The animal that is capable of hearing the greatest range of sonic frequencies is the Galleria mellonella, commonly known as the greater wax moth. This moth, which is native to Europe and North America, can detect frequencies up to 300kHz, about 15 times higher than what humans can hear.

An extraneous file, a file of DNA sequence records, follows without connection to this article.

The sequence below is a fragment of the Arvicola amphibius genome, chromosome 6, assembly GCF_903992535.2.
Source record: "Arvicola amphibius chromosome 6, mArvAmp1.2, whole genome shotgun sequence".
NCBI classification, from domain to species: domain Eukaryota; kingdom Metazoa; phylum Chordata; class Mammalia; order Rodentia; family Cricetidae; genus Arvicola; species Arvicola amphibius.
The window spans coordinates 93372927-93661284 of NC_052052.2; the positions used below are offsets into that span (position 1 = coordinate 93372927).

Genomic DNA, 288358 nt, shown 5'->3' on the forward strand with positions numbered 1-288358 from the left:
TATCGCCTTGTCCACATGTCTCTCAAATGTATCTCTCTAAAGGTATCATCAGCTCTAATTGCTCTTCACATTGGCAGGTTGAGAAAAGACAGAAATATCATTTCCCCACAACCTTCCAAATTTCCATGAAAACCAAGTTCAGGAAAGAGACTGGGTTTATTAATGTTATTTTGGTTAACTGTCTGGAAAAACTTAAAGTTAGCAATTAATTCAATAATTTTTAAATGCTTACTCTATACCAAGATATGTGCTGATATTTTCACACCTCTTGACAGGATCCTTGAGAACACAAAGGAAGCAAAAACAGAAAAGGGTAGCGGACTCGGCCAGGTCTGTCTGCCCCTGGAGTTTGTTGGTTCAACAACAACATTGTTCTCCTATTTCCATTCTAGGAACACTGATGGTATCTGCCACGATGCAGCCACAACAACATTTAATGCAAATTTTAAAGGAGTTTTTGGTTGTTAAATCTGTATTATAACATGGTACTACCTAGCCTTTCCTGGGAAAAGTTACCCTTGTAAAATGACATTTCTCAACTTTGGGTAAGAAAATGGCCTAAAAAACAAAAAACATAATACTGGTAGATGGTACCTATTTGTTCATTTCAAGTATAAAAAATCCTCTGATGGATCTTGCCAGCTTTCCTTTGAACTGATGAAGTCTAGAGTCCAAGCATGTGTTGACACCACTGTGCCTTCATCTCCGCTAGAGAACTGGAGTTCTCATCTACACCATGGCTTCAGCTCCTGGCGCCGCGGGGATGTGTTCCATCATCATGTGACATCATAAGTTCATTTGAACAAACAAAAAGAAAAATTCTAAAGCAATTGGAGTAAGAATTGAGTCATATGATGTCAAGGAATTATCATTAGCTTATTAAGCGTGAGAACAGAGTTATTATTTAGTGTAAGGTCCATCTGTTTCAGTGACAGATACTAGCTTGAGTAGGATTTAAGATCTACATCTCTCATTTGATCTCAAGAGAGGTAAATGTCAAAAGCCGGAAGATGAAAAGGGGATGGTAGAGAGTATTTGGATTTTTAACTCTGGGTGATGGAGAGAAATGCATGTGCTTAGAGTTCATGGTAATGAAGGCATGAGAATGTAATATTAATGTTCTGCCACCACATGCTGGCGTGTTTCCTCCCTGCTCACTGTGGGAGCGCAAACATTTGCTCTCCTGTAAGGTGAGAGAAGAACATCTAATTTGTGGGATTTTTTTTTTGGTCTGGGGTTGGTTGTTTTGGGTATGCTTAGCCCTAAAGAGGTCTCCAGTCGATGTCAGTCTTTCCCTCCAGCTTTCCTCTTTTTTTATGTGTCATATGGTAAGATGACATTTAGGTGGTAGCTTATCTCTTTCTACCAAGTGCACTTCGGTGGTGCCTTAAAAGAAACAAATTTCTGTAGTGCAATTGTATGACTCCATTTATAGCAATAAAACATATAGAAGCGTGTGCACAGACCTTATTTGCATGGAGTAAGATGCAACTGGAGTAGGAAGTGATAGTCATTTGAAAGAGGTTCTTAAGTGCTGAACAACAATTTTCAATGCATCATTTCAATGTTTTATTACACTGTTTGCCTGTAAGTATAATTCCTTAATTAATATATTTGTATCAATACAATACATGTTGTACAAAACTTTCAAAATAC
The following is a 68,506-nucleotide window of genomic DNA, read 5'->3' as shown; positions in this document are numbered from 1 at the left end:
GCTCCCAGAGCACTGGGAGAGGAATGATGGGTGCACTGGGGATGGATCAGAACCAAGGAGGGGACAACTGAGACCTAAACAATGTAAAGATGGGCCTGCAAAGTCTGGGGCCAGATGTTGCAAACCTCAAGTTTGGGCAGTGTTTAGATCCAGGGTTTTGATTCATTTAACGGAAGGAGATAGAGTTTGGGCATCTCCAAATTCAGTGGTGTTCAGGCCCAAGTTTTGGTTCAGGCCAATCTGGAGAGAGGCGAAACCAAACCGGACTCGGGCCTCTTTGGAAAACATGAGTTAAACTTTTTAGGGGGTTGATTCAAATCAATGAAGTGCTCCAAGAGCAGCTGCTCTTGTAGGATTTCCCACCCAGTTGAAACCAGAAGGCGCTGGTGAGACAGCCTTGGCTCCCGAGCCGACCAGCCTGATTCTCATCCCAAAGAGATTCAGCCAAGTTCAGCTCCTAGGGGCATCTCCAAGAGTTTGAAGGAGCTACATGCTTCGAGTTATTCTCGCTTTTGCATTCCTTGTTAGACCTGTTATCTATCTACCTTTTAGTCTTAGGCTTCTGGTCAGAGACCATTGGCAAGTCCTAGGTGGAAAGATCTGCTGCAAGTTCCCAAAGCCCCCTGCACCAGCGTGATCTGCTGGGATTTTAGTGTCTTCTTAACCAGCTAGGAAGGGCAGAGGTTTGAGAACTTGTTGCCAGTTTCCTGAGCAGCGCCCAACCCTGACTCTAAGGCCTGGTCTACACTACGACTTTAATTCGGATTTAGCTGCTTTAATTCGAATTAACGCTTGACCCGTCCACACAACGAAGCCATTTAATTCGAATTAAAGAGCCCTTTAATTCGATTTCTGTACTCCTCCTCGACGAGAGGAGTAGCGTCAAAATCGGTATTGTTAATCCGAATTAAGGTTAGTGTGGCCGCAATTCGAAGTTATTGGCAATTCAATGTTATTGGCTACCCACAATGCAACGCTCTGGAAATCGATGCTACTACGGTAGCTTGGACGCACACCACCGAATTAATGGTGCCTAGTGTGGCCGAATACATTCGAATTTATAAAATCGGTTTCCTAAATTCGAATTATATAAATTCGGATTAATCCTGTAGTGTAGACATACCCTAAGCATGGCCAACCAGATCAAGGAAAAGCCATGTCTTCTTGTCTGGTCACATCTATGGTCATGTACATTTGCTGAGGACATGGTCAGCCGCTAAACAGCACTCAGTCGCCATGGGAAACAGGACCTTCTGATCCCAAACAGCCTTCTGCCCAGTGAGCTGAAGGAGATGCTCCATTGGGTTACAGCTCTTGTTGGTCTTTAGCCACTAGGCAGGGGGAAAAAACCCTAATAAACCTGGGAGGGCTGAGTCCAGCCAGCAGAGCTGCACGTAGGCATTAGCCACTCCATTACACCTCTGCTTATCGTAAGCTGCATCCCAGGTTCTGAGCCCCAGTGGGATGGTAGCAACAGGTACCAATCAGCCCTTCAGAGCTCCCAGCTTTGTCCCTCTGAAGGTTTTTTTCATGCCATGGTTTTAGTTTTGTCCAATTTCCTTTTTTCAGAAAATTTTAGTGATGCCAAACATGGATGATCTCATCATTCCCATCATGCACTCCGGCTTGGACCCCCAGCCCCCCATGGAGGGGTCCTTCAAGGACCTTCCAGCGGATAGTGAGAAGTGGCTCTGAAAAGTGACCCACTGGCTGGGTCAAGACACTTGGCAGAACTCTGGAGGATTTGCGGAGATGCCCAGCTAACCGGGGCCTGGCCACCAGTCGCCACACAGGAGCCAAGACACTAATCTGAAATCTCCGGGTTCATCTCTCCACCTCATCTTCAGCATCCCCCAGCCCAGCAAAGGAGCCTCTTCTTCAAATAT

The moth uses its sense of hearing to avoid bats, one of its main predators in the wild. Bats use ultrasonic sounds to target prey through echolocation. Most insects can't hear these frequencies, but the greater wax moth can, giving it a chance to evade the bat. The moths also use even higher-pitched frequencies, outside the range of what a bat can hear, to communicate with each other.